The outcome of such an experience is a shared vocabulary, presented in Sect. 3, grounded in the foundational ontology DOLCE that helps in identifying the basic entities of a VR scenario, together with their mappings to items of a specific VR implementation (such as XVR). An evaluation of the usefulness of such a shared vocabulary in a real-world use case (the PRESTO project described in Sect. 2) is presented in Sect. 5, while a discussion concerning lessons learned about the feasibility of the proposed system is reported in Sect. 6.

To the best of our knowledge, the construction and evaluation of the ontology presented in this paper provides a first experience towards the description of a virtual world from a cognitive level that can highlight the potential and criticality of using Semantic Web techniques, and existing ontologies, to describe a VR from a cognitive point of view and can provide the basis for further developments.

2 The PRESTO Project

The objective of PRESTO (Plausible Representation of Emergency Scenarios for Training Operations) research project is the creation of a system for the customization of serious games scenarios based on virtual reality. The advantage of this system, compared to the state of the art, resides in the richness and the ease of defining the behavior of artificial characters in simulated scenarios, and on the execution engines able to manage cognitive behaviors, actions, and perceptions within a virtual reality environment. One of the main outcome of the project is the possibility of specifying procedures, psychological profiles, and other factors that influence the behavior of individuals and/or small groups in any role (emergency teams, victims, observers, terrorists, criminals, etc.) and to build scenarios, for instance a car accident, in which part or all of the people involved are simulated by artificial characters. To this end, the system has to include an environment for building the training scenarios by the VR trainer, tools for the specification of cognitive and perceptual models used for augmenting psychological profiles of non-player characters, and execution engines able to manage cognitive behaviors, actions, and perceptions within a virtual reality environment.

The system can be used, for example, for training safety personnel, for the verification and the optimization of operational procedures, and for the analysis of work environments. The system has been tested in a pilot use case selected in a specific application domain of large interest in both commercial and research fields: training for emergency management within close environments (such as fires, evacuations, overload of users due to external factors such great disasters scale, etc.). The pilot has been be conducted in collaboration with the Health Services of the Trentino local government (APSS).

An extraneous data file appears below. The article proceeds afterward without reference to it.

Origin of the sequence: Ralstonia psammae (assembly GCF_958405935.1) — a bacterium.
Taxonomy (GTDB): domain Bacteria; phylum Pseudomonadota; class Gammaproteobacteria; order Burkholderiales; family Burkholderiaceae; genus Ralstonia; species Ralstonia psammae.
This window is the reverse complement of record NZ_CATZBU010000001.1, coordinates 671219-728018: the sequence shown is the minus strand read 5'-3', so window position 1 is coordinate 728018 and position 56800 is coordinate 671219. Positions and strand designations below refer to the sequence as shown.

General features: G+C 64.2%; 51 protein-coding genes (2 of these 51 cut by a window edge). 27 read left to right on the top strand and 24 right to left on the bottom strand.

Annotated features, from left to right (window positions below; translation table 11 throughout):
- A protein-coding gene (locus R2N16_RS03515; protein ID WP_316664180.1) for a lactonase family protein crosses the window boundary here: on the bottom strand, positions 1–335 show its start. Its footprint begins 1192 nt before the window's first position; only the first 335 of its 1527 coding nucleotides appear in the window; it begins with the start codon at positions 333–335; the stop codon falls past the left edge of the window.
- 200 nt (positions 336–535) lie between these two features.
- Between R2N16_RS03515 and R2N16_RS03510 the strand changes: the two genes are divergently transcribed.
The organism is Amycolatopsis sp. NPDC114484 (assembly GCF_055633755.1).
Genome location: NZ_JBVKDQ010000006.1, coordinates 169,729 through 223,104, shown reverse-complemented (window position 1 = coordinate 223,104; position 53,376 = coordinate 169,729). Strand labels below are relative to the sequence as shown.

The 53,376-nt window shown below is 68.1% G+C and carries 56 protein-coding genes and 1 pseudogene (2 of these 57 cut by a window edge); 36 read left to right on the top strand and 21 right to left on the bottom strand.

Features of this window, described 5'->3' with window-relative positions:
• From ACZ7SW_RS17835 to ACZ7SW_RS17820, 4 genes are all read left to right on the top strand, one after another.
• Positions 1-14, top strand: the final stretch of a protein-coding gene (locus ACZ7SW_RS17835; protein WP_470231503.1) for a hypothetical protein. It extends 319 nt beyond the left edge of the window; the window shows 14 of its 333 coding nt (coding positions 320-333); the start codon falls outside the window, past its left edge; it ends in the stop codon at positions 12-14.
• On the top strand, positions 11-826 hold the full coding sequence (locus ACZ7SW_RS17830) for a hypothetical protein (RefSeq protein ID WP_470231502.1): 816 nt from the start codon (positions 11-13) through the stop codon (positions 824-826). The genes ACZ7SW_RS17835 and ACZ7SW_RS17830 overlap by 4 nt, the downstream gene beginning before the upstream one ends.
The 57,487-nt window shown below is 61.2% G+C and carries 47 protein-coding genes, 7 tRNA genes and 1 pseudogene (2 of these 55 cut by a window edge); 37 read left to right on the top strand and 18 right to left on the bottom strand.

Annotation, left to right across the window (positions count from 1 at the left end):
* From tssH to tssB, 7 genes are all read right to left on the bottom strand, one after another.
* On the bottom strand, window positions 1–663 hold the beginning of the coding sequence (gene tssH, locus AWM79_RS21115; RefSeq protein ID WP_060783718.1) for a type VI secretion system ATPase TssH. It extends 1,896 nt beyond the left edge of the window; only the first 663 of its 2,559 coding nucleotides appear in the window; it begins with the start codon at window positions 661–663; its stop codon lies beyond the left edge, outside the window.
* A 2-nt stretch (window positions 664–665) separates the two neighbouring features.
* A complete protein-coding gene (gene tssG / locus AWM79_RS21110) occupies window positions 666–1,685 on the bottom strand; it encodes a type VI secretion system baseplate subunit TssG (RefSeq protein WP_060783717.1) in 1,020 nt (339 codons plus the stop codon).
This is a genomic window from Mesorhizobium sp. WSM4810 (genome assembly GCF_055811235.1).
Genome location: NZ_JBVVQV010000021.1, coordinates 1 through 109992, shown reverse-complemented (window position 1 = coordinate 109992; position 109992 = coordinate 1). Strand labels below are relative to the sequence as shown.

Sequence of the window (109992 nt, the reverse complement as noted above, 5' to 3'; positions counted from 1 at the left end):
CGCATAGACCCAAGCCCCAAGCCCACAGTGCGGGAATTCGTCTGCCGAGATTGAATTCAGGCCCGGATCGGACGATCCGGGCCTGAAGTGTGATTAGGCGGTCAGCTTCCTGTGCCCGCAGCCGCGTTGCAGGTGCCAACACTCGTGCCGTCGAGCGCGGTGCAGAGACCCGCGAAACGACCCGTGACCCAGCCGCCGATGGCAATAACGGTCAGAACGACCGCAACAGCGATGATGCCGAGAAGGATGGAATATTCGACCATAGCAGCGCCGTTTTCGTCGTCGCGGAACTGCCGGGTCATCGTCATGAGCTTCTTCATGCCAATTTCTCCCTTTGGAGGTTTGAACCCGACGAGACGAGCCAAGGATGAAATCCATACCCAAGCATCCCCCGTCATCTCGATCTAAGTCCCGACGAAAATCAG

The open problems addressed by this project may be summarized as follows:
  1. 1.

    the perception of the virtual environment by an artificial character and the execution of its models and procedures must be able to adapt to the context, to its history and status (fatigue, emotions, intake of stimulants such as caffeine or depressants such as alcohol) and must maintain a level of variability (i.e. in the accuracy of the vision, the rate of reaction, in the choices among alternatives) such that the behavior is plausible but not trivially predictable;

     
  2. 2.

    the representation of procedures and patterns of behavior must be independent of one specific usage scenario and accessible to training specialists (i.e. industrial safety or civil protection) rather than just a computer, in an environment facilitating the definition and configuration of training scenarios by such specialists.

     

The first open problem relates to aspects such as the usage of a BDI (Beliefs-Desire-Intention) multi-agent system with cognitive extensions, CoJACK [3], as the artificial intelligent engine for the generation/selection of behaviors in serious games [4], that go beyond the scope of this paper.

What we present in this work, instead, is the experience of using Semantic Web techniques, and in particular lightweight ontologies, to contribute to the second open problem, that is the development of a programming environment for serious game platforms thanks to end-user development tools [5] and the ability to mix and match scenario components (including behavioral components) taken off-the-shelf from a market place.

3 PRESTO Ontology Design

The development of programming environment for the high level description of artificial entities (including characters) and their behaviors in scenarios of serious games requires the ability to represent a wide range of entities that exist in the (artificial) world. The approach taken in PRESTO is to use ontologies to represent this knowledge, in a way that is semantically well specified and independent of a specific game or scenario [1].

The construction of the PRESTO ontology therefore is driven by typical questions that arise when building ontological representations of a domain, that is:
  • “What are the entities that exist, or can be said to exist, in a Virtual Reality scenario?”

  • “How can such entities be grouped, related within a hierarchy, and subdivided according to similarities and differences?”